Don't Tell Mama (novel)

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Don't Tell Mama
File:Don't Tell Mama print edition cover.jpg
Author
Original titleНе казвай на мама
TranslatorVladimir Poleganov
Illustrator
Cover artistBoris Pramatarov
CountryBulgaria
Subjectgay, LGBT, travel, adventure, magical realism
Genrefiction
Set inBotswana, Bulgaria, China, Congo, Iran, Iraq, North Korea, Uganda, United States, South Korea, Spain, Sudan
Published12 March 2020
PublisherNY Creative and Publishing
Publication date
12 March 2020
Published in English
12 March 2020
Media typePrint, epub, mobi
Pages392
ISBN978-619-7568-01-1 Search this book on Amazon.com Logo.png.
Preceded byNotes from Hell 
Followed byDon't Tell Mama: Dark Stories 
Websitewww.yordanovbooks.com

Don't Tell Mama (Bulgarian: "Не казвай на мама") is the second book and first novel written by Bulgarian author and TV content producer Nikolay Yordanov. It follows the stories of ten homosexual characters from Bulgaria, Iran, Iraq, Korea, Spain, Sudan, Uganda, and United States.[1]

The novel is described by its author as "LGBQT adventure magical realism".[2]


Plot premises[edit]

Beyond the Earth, the narrator of the story is watching over several people from all around the world, implying they are split parts of the same soul.

2009. In Kampala, Uganda, fourteen-year-old Luke is causing commotion in the local Anglican church, asking questions regarding the Reverend's sermon about homosexuality. Later he is protected among his friends by the blue-eyed girl next door Miembre, another main character in the book.

2011. In North Korea’s border river Tumen the local family is trying to escape to China, but is shot by the state military forces, leaving the fourteen years old Nae-il the only survivor. She is rescued in the Chinese border by the man, who arranged their getaway from the country.

1976. In New Jersey, USA, fifteen-year-old promising gospel singer is auditioning for singing lessons before a demanding vocal coach, who refuses to work with people of color, winning his attention with her talent and her mother's cold ambition.

06:24, Unknown year. In Yazd, Iran, thirty-something old Iman is trying to leave the bed after coercive sex change.

2020. Twenty-something Bulgarian gay man Alexander is remembering his forced coming out before his family.

2015. After family banishment of his lesbian cousin in Baghdad, Iraq, fifteen years old Hakim is promising to God he will bury his interest in boys – a promise he is breaking because of his new neighbor, Fuad.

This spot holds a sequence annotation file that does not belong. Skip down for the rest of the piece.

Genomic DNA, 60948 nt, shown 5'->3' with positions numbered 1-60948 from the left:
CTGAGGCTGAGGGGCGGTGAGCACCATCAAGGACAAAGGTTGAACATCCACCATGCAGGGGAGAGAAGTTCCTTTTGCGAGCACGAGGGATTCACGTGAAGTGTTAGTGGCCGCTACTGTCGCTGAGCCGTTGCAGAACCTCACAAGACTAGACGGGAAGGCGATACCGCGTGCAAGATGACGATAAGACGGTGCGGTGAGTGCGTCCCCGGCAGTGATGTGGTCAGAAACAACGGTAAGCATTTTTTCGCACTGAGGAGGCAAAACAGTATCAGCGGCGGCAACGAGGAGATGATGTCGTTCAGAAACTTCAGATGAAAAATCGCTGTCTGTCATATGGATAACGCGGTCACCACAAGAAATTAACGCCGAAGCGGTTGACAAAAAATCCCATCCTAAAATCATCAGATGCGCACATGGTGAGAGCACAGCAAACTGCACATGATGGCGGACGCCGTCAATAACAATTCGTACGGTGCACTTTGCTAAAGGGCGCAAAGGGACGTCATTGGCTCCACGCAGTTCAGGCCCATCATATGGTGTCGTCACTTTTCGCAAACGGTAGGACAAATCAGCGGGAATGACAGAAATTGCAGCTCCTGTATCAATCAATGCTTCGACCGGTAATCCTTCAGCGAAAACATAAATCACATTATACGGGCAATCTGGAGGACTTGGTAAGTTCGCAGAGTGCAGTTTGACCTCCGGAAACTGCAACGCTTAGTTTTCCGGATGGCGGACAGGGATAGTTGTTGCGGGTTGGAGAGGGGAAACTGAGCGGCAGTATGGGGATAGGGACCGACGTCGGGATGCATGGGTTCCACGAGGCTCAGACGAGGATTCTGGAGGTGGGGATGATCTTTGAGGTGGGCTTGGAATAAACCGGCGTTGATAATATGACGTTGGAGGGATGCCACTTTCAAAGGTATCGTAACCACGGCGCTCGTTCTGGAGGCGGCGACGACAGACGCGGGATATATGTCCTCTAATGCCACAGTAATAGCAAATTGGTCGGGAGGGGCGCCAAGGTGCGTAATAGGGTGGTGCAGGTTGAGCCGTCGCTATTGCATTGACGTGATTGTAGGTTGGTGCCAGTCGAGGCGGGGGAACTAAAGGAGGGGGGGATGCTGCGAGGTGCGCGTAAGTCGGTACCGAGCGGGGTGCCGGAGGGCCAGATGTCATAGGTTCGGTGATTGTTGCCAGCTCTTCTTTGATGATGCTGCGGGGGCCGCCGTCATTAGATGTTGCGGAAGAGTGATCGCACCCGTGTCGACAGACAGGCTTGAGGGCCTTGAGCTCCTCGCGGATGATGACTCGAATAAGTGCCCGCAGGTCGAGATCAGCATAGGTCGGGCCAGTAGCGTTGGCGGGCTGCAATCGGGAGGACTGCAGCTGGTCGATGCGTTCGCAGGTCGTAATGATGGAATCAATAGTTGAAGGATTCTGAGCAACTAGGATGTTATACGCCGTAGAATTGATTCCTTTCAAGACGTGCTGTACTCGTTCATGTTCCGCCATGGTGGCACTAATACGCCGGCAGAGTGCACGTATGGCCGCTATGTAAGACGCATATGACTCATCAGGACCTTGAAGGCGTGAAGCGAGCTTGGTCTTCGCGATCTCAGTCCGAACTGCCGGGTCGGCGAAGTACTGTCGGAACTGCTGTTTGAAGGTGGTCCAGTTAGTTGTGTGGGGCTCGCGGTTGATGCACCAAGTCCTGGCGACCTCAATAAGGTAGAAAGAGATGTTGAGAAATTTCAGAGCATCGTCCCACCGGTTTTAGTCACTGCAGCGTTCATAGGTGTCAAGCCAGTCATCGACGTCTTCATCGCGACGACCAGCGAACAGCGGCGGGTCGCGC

2017. In Sevilla, Spain, the sixteen years old clairvoyant Matías, falls in love with the man he just met.[3]


Cover[edit]

Three different book covers for print, digital and audio versions of the book was created by Bulgarian artist Boris Pramatarov.

Release[edit]

The book was released on 10 March. The planned dance premiere was postponed because of the COVID-19 quarantine in Bulgaria.[4]

Editions[edit]

Date Published Title Publisher Territory Language Type ISBN/ASIN
9 March 2020[5] "Don't Tell Mama" NY Creative and Publishing Worldwide English Paperback 978-619-7568-01-1
12 March 2020 "Don't Tell Mama" NY Creative and Publishing Worldwide English eBook 978-619-7568-02-8


12 March 2020 "Не казвай на мама" NY Creative and Publishing Bulgaria Bulgarian Paperback 978-619-7568-00-4
12 March 2020 "Не казвай на мама" NY Creative and Publishing Worldwide Bulgarian eBook 978-619-90250-9-3

Promotion[edit]

File:Stone of Folly.jpg
This photograph, recreating the painting The Surgeon (painting) by Jan Sanders van Hemessen, was used to promote the novel in social media.

The title was announced in dedicated to the book Instagram and Facebook[6] profiles, with the photographic recreation of the 1555 oil painting "The Surgeon, or the extraction of stone of madness" by the Flemish Renaissance painter Jan Sanders van Hemessen.[7] It depicts the procedure of removing with a knife the so-called "stone of folly" or "stone of madness". In the modern photo version, shot by Bulgarian visual artist Krasimir Marchev, the characters, surrounding the "patient" are replaced with Orthodox lay sister, Catholic nun, Orthodox priest and Muslim imam.

References[edit]


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